Can Leites justify opportunity of lifetime?
The late Admiral James Stockdale once said during a 1992 vice presidential debate with Al Gore and Dan Quayle: "Who am I? Why am I here?"
It's kind of the same question Thales Leites has been answering lately as well. The Ultimate Fighting Championship is the top mixed martial arts promoter in the world, but Leites has an even more anonymous profile than H. Ross Perot's first running mate.
Leites is answering that question a lot these days, though not because he's an unaccomplished fighter. He's won five in a row in UFC competition, a pretty significant achievement given that the promotional record is eight.
The problem for Leites is that his opponent at UFC 97 on Saturday at the Bell Centre in Montreal is Anderson Silva. Silva is not only the UFC's middleweight champion and not only the co-holder of the UFC record with eight straight wins. He's also the man regarded by many as the best fighter in the world.
Silva isn't simply squeaking out wins – as Leites did in his biggest fight, a disputed split decision win over Nate Marquardt at UFC 85 in London. He's sending his opponents to the hospital with all manner of ailments.
Leites may be a virtual unknown as UFC fighters go, and he may be a huge underdog. But he knows that underdogs have won before.
Matt Serra once knocked out Georges St. Pierre to win the UFC's welterweight title. Keith Jardine defeated Chuck Liddell in a light heavyweight fight in which many in the media were wondering why the UFC was feeding Liddell such easy opposition.
Leites is getting much the same treatment these days as Serra and Jardine were. Silva, though, knows as well as anyone how dangerous Leites can be.
"He's very well-rounded and he's very good on the ground," Silva said.
Leites' one advantage in the fight will be his jiu-jitsu superiority over Silva. Though Silva is a black belt, Leites is among the finest jujitsu specialists in the sport. He earned a black belt under Welton Ribeiro in just four years.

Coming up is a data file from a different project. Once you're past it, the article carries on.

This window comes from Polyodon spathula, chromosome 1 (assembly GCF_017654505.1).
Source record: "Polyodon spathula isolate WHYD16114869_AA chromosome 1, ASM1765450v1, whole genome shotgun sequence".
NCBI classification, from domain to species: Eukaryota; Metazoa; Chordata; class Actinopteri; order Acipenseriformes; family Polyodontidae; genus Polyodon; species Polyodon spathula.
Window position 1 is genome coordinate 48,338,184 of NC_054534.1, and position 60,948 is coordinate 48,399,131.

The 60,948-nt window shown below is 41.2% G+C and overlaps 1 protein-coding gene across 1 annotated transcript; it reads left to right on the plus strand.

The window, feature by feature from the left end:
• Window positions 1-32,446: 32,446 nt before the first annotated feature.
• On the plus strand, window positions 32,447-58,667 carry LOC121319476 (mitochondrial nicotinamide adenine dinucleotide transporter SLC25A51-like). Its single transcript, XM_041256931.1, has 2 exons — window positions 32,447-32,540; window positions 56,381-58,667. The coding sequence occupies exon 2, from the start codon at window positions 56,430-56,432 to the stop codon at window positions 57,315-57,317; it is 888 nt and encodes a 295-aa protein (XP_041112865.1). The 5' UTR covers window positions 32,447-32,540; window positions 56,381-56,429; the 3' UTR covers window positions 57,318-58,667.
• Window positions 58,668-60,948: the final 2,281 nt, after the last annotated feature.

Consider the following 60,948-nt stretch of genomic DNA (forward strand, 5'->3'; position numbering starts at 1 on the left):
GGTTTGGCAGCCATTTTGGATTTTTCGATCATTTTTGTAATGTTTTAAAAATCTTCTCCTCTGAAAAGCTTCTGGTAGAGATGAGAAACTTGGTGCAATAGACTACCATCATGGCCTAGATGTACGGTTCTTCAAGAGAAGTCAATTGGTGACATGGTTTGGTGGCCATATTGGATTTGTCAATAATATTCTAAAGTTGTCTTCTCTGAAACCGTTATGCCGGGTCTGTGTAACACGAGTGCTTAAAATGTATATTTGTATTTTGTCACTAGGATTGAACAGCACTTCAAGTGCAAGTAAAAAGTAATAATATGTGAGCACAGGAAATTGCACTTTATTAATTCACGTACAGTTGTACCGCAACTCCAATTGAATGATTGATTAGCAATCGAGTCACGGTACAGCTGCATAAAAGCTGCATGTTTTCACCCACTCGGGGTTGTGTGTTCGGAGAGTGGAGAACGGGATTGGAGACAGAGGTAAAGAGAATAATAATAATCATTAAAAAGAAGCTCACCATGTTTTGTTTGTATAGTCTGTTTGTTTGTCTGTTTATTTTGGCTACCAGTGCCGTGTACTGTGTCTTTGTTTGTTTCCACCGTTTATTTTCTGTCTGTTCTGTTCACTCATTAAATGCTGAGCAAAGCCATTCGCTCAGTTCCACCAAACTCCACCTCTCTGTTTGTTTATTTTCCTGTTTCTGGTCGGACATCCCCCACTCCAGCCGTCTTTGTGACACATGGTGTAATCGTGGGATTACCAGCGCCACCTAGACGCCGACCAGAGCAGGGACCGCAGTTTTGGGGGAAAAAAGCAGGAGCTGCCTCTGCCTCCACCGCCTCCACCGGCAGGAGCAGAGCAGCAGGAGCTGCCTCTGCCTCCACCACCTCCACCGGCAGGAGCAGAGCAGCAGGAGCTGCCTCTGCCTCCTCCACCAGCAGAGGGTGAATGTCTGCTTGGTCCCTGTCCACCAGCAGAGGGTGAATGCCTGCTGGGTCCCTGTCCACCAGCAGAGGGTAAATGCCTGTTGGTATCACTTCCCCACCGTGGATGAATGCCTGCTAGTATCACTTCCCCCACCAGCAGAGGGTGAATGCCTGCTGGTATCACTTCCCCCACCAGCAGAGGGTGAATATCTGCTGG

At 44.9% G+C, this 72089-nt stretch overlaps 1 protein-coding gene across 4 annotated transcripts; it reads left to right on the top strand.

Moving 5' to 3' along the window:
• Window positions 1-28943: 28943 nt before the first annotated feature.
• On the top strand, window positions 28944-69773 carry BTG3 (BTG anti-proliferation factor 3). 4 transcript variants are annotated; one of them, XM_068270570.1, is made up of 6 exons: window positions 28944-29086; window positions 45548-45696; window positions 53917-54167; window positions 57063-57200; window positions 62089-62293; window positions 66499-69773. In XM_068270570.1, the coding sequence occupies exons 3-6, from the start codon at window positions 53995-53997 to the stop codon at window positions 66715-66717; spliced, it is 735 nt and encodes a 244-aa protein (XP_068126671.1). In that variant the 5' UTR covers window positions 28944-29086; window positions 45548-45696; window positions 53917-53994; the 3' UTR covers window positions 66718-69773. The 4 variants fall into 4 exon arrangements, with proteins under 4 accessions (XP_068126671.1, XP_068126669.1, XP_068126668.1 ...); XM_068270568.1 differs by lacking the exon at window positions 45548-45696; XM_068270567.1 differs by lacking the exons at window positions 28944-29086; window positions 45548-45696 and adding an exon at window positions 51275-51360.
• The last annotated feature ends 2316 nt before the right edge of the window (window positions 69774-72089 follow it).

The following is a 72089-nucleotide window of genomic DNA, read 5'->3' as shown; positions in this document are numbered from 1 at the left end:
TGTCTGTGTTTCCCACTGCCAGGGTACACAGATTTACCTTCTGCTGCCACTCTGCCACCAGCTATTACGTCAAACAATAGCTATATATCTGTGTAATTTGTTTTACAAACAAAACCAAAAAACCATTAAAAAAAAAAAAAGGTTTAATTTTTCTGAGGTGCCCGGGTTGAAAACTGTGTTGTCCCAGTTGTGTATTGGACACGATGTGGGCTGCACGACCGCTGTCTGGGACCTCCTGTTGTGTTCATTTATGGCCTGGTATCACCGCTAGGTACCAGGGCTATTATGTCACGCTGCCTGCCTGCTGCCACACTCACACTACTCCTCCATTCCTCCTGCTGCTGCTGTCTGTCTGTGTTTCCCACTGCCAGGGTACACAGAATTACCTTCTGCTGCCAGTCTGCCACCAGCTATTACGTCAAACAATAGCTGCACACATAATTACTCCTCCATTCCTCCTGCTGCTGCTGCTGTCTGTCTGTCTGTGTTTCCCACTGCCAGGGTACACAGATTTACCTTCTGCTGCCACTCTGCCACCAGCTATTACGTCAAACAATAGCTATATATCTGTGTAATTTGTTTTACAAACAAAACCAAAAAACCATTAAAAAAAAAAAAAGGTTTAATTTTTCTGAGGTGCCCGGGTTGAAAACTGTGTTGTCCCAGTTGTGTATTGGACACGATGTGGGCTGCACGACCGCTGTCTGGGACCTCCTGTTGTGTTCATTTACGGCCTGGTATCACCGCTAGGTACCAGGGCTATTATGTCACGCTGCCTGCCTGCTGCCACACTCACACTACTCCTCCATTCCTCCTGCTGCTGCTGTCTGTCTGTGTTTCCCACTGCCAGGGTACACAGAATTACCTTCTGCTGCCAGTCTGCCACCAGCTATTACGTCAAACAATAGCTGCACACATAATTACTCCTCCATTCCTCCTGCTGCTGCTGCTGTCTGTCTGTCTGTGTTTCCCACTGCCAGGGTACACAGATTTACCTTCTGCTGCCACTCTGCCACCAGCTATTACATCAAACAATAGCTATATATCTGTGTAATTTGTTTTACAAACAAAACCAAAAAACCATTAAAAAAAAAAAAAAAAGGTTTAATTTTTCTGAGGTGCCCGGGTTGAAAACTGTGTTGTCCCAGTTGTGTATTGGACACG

UFC president Dana White has frequently referred to Silva as a "stone-cold killer" as a way of paying homage to his lethal striking ability. Leites, though, is as proficient at jujitsu as Silva is on his feet.
And that's ultimately his chance to deny Silva a shot at history. A Silva win would mark his ninth straight in UFC action – which would break a tie with Jon Fitch and Royce Grace for the most ever. It would also be his sixth successful title defense, which would also be a record.
Leites has developed great respect for his fellow Brazilian's accomplishments, but he gives a very clear feeling that while he's respectful, he's hardly intimidated. "This is going to be a very explosive fight," Leites said. "I'm an Anderson fan because he looks for the knockout every single time. And I like looking for the submission every single time, so this will be a very interesting fight."
Perhaps, but Leites is still dogged by the question of how he got the fight instead of others perceived to be ahead of him. He seems to be behind men such as Yushin Okami, Dan Henderson, Demian Maia and Michael Bisping in the pecking order, perplexing some who wonder what he did to leapfrog them.
The win over Marquardt clearly carried a lot of weight, but he only took a split decision despite the fact that Marquardt was docked two points in the fight. Silva, who watched Leites submit Drew McFedries in little more than 90 seconds in UFC 90, has no doubt that Leites is deserving of the shot.
"Thales Leites has obviously shown through his performance and (proven) to the world that he deserves the title shot," Silva said. "Thales Leites is a very tough fighter."
Leites is used to hearing the doubts. He's 14-1 in his MMA career and is 5-1 in the UFC, but he still has to fight for respect.
When he was 8-0, he was pitted against highly respected striker Jose Landi-Jons, who has wins over Pat Miletich and former UFC champion Matt Hughes. Not many gave Leites a chance, but Leites won by arm triangle in just two minutes, 40 seconds.
Nobody is predicting he'll have such an easy time with Silva – not even Leites. But Leites is convinced he belongs, and that he's going to win.
"Anderson Silva is a great fighter and everyone knows that," Leites said. "And everyone has seen him for so long and they're so familiar with him, maybe that is why [they don't give me a chance]. They don't know me so well, so I have to make my point in this fight. And I truly believe that the way I've prepared and the way I've trained – I've sacrificed a lot, for three or four months – that it will pay off [on Saturday]."
It will pay off if he's somehow able to turn it into a grappling contest. This, though, is an MMA fight and not a grappling contest.
And it seems pretty clear that after the fight, we'll be asking at least one of the questions that Admiral Stockdale posed at the debate in 1992: Why was he here?